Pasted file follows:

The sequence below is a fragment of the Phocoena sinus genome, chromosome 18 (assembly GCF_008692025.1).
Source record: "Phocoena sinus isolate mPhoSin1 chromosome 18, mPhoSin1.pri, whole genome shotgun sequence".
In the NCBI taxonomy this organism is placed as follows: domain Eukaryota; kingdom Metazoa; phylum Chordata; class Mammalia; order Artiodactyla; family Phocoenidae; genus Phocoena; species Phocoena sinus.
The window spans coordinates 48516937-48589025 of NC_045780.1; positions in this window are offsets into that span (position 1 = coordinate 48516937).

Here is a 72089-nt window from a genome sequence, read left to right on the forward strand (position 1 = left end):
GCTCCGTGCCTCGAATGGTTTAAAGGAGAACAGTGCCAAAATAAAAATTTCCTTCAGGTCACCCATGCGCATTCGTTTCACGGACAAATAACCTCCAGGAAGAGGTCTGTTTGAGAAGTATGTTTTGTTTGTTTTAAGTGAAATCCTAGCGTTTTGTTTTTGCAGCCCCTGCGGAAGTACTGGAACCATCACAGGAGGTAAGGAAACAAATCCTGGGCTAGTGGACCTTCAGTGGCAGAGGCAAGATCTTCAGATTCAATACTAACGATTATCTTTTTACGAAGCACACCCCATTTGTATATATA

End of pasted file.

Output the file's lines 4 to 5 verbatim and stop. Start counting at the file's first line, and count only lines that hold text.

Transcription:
The window spans coordinates 48516937-48589025 of NC_045780.1; positions in this window are offsets into that span (position 1 = coordinate 48516937).

Here is a 72089-nt window from a genome sequence, read left to right on the forward strand (position 1 = left end):